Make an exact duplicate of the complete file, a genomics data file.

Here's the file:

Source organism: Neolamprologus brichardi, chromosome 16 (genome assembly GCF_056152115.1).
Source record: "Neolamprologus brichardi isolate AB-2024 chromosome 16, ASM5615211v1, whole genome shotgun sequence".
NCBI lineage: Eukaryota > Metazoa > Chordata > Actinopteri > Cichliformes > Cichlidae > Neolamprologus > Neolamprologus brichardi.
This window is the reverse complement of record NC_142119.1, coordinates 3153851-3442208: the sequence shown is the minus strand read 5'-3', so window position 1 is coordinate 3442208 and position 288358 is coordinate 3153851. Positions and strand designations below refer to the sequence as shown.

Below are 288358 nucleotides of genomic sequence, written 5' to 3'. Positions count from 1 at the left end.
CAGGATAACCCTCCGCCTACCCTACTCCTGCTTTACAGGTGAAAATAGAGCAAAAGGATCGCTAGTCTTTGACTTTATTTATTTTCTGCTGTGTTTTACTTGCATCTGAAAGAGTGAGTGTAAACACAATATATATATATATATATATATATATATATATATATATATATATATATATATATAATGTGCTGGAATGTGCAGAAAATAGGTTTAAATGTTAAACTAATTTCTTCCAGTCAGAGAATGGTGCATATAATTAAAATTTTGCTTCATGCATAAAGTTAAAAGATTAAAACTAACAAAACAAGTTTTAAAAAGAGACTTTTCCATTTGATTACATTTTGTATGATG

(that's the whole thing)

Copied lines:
Source organism: Neolamprologus brichardi, chromosome 16 (genome assembly GCF_056152115.1).
Source record: "Neolamprologus brichardi isolate AB-2024 chromosome 16, ASM5615211v1, whole genome shotgun sequence".
NCBI lineage: Eukaryota > Metazoa > Chordata > Actinopteri > Cichliformes > Cichlidae > Neolamprologus > Neolamprologus brichardi.
This window is the reverse complement of record NC_142119.1, coordinates 3153851-3442208: the sequence shown is the minus strand read 5'-3', so window position 1 is coordinate 3442208 and position 288358 is coordinate 3153851. Positions and strand designations below refer to the sequence as shown.

Below are 288358 nucleotides of genomic sequence, written 5' to 3'. Positions count from 1 at the left end.
CAGGATAACCCTCCGCCTACCCTACTCCTGCTTTACAGGTGAAAATAGAGCAAAAGGATCGCTAGTCTTTGACTTTATTTATTTTCTGCTGTGTTTTACTTGCATCTGAAAGAGTGAGTGTAAACACAATATATATATATATATATATATATATATATATATATATATATATATATATATATAATGTGCTGGAATGTGCAGAAAATAGGTTTAAATGTTAAACTAATTTCTTCCAGTCAGAGAATGGTGCATATAATTAAAATTTTGCTTCATGCATAAAGTTAAAAGATTAAAACTAACAAAACAAGTTTTAAAAAGAGACTTTTCCATTTGATTACATTTTGTATGATG